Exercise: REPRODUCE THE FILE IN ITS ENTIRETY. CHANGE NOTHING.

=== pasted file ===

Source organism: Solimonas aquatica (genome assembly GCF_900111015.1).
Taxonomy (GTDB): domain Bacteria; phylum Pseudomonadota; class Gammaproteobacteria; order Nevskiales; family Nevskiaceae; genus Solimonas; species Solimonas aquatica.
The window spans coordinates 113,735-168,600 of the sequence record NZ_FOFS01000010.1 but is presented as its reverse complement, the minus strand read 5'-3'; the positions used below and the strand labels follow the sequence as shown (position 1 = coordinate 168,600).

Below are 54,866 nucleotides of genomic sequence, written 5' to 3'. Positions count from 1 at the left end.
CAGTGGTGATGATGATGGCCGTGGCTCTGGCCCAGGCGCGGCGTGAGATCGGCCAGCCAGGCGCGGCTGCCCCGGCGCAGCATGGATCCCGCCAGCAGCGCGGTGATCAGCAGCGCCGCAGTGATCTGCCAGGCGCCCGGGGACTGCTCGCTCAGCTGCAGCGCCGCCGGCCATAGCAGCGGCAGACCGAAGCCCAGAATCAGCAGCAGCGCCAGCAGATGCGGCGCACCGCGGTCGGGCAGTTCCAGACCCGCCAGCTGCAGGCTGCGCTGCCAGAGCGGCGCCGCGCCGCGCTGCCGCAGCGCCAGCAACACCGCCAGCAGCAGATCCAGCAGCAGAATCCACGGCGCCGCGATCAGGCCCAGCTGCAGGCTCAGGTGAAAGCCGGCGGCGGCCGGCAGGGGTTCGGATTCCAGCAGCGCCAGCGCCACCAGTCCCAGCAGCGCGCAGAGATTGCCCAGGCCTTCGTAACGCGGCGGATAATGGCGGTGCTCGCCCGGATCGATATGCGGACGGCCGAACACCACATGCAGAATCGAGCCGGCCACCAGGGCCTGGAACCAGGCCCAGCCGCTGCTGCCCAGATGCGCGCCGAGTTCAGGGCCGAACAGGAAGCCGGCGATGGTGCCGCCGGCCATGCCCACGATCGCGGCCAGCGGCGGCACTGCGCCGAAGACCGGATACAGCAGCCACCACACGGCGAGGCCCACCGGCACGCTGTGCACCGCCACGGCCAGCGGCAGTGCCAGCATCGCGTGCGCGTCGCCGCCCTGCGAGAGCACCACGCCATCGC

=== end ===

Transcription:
Source organism: Solimonas aquatica (genome assembly GCF_900111015.1).
Taxonomy (GTDB): domain Bacteria; phylum Pseudomonadota; class Gammaproteobacteria; order Nevskiales; family Nevskiaceae; genus Solimonas; species Solimonas aquatica.
The window spans coordinates 113,735-168,600 of the sequence record NZ_FOFS01000010.1 but is presented as its reverse complement, the minus strand read 5'-3'; the positions used below and the strand labels follow the sequence as shown (position 1 = coordinate 168,600).

Below are 54,866 nucleotides of genomic sequence, written 5' to 3'. Positions count from 1 at the left end.
CAGTGGTGATGATGATGGCCGTGGCTCTGGCCCAGGCGCGGCGTGAGATCGGCCAGCCAGGCGCGGCTGCCCCGGCGCAGCATGGATCCCGCCAGCAGCGCGGTGATCAGCAGCGCCGCAGTGATCTGCCAGGCGCCCGGGGACTGCTCGCTCAGCTGCAGCGCCGCCGGCCATAGCAGCGGCAGACCGAAGCCCAGAATCAGCAGCAGCGCCAGCAGATGCGGCGCACCGCGGTCGGGCAGTTCCAGACCCGCCAGCTGCAGGCTGCGCTGCCAGAGCGGCGCCGCGCCGCGCTGCCGCAGCGCCAGCAACACCGCCAGCAGCAGATCCAGCAGCAGAATCCACGGCGCCGCGATCAGGCCCAGCTGCAGGCTCAGGTGAAAGCCGGCGGCGGCCGGCAGGGGTTCGGATTCCAGCAGCGCCAGCGCCACCAGTCCCAGCAGCGCGCAGAGATTGCCCAGGCCTTCGTAACGCGGCGGATAATGGCGGTGCTCGCCCGGATCGATATGCGGACGGCCGAACACCACATGCAGAATCGAGCCGGCCACCAGGGCCTGGAACCAGGCCCAGCCGCTGCTGCCCAGATGCGCGCCGAGTTCAGGGCCGAACAGGAAGCCGGCGATGGTGCCGCCGGCCATGCCCACGATCGCGGCCAGCGGCGGCACTGCGCCGAAGACCGGATACAGCAGCCACCACACGGCGAGGCCCACCGGCACGCTGTGCACCGCCACGGCCAGCGGCAGTGCCAGCATCGCGTGCGCGTCGCCGCCCTGCGAGAGCACCACGCCATCGC